When Linda Arneson started her career at Delta Dental, she worked out of the basement of a two-bedroom apartment in central Denver. At age 18, she would painstakingly file paperwork as a temp worker in an effort to gain business experience. In 1972, the graduate of Aurora’s Hinkley High School was hired full time and by age 26 was in management. Forty years later and seven moves to new locales before landing in the Denver Tech Center, Arneson is chief operating officer of Colorado’s oldest and largest dental-benefits company, serving more than 1 million members. "When I started, everything was done by hand," recalls Arneson, 59, who would ultimately oversee the automation of claims as one of her many jobs through the decades. "As the business changed, I. . .

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CEO of the Year 2012: Large company finalists

By Lisa Ryckman

(Now in its eighth year, the ColoradoBiz CEO of the Year award seeks to recognize outstanding professional achievement and community impact while taking into account obstacles surmounted, career-long body of work or other unique elements of the CEO’s life and work. Nominations from Colorado’s business community, ColoradoBiz readers and staff are evaluated by a judging panel made up of the magazine’s editorial board and, this year, representatives from the Colorado Association of Commerce & Industry.) Here are this year's finalists in the "Large Company" category: Peter Beaupré, president and COO, PCL Construction Enterprises Peter Beaupré's dream job? Comedian. Meanwhile, he hasn't given up his day job: president and chief. . .

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Tech startup: Atargis Energy Corp.

By Eric Peterson

INITIAL LIGHT BULB As an aeronautical research scientist at the Air Force Academy since 2000, Dr. Stefan Siegel moonlighted working on an underwater hydrofoil that could capture energy from the ocean’s currents better than existing technologies could. In 2008, Siegel was working in the field of feedback flow control, studying how to control the airflow around an aircraft wing and keep the plane in the air. After reading a Popular Science article on wave energy, he thought such a device might just be the "killer application for feedback flow control," he says. He left his job at the academy and launched Atargis Energy Corp., named for the fish god of the Philistines, with Victor Korea in 2010 to commercialize the technology. IN A NUTSHELL "There’s no. . .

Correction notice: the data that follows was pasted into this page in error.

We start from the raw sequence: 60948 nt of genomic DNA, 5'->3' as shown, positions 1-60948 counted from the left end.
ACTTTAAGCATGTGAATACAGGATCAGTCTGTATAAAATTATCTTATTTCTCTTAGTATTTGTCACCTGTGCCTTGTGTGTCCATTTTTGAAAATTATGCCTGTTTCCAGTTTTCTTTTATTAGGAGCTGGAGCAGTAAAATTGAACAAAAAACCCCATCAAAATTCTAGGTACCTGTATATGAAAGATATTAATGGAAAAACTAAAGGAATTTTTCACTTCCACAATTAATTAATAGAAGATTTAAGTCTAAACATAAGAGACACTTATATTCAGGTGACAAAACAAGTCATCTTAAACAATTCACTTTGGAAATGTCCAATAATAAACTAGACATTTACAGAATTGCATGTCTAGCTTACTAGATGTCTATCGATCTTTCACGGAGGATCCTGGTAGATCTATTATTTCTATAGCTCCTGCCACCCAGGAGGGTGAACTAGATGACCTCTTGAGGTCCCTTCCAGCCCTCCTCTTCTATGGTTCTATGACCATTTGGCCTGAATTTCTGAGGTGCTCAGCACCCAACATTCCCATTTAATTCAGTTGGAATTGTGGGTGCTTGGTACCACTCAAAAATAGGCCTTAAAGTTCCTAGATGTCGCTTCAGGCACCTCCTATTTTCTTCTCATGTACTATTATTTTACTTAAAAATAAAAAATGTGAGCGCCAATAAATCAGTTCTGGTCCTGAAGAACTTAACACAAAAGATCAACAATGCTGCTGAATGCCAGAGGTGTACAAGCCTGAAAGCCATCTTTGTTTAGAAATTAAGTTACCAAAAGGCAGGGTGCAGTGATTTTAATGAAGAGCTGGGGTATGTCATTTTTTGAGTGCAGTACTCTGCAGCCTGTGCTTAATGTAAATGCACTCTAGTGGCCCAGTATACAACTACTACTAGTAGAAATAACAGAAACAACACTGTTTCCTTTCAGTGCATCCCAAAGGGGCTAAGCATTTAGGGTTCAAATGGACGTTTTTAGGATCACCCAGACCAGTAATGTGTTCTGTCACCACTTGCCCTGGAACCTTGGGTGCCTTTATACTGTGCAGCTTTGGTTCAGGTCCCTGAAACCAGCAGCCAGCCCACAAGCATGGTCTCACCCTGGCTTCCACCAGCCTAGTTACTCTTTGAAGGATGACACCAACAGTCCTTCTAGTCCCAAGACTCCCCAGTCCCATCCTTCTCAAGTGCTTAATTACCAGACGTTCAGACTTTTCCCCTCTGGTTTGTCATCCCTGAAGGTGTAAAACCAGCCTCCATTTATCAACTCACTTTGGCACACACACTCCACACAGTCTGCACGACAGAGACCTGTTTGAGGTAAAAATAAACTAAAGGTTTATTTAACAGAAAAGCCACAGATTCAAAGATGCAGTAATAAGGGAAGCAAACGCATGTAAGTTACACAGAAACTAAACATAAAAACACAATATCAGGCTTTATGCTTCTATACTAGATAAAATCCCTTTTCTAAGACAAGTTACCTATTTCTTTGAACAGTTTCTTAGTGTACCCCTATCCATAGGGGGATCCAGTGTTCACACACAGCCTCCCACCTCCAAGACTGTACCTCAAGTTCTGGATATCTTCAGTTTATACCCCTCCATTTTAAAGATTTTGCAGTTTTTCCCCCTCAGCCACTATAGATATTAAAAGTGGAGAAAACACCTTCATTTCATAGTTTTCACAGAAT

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DEMOGALA 2012

Sun Microsystems CEO stresses edginess, leadership and having fun

By Eric Peterson

Photos by Michael Myers On the Web: www.demogala.com | www.coloradotechnology.org As a who’s who of the Colorado tech community noshed on breakfast the morning of Oct. 25, former Sun Microsystems CEO Scott McNealy took to the stage at the Sheraton Downtown Denver and delivered the keynote speech for the 8th annual DEMOgala, the Colorado Technology Association’s big annual event. Steve Foster, president and CEO of the CTA, said 2012 was a banner year for DEMOgala. "We’re well over 30 percent growth over last year," Foster said of attendance. The number of exhibitors jumped from 31 in 2011 to 55 in 2012, he added. "The amount of activity is ridiculously bigger than last year." McNealy was in the Mile High City as the event’s keynote speaker, but also to help launch Wayin, a new social-media startup. (He’s chairman of the company.) After rattling off. . .

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State of the state: Technology

Tech event draws vendors, businesses

By Eric Peterson

Held at the cavernous Winds Over the Rockies Air and Space Museum in Denver’s Lowry neighborhood on October 12, the inaugural Denver Business Technology Expo drew about 600 attendees who came to network amidst the vintage aircraft and gather swag like foam rockets and blinking ice cubes. Attendance was about double the initial projection, according to David DeCamillis, president of the event’s organizer, Colorado Technology Partners, and director of business development for Denver-based technology consulting firm Platte River Networks. "The show was a huge success," he said. "We got great feedback from exhibitors, attendees and sponsors." Colorado Technology Partners, comprised of 12 local technology providers focused on small- and medium-sized. . .

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Business as usual: Twinkies’ last stand

By Mike Taylor

It’s hard to say whether the demand was driven by nostalgia or sugar cravings, but the announcement by Hostess in mid-November that it was going out of business set off a wave of panic buying usually only seen when Apple unveils another gadget or Wal-Mart opens its doors on Black Friday. Given this fresh material to work with, cartoonists had a field day, with images that included eight men dressed in black lifting a casket-sized Twinkie into a hearse; a Twinkie headstone with the inscription "R.I.P. , 1930-2012; and a likeness of Stonehenge made of giant Twinkies. Never mind that Hostess’ most-loved brands – Twinkies, Suzy Q’s, Ding Dongs, Zingers, fruit pies – are likely to be snapped up by another manufacturer. The company said buyers interested in some of its brands have already surfaced after Hostess failed to emerge from its second Chapter 11. . .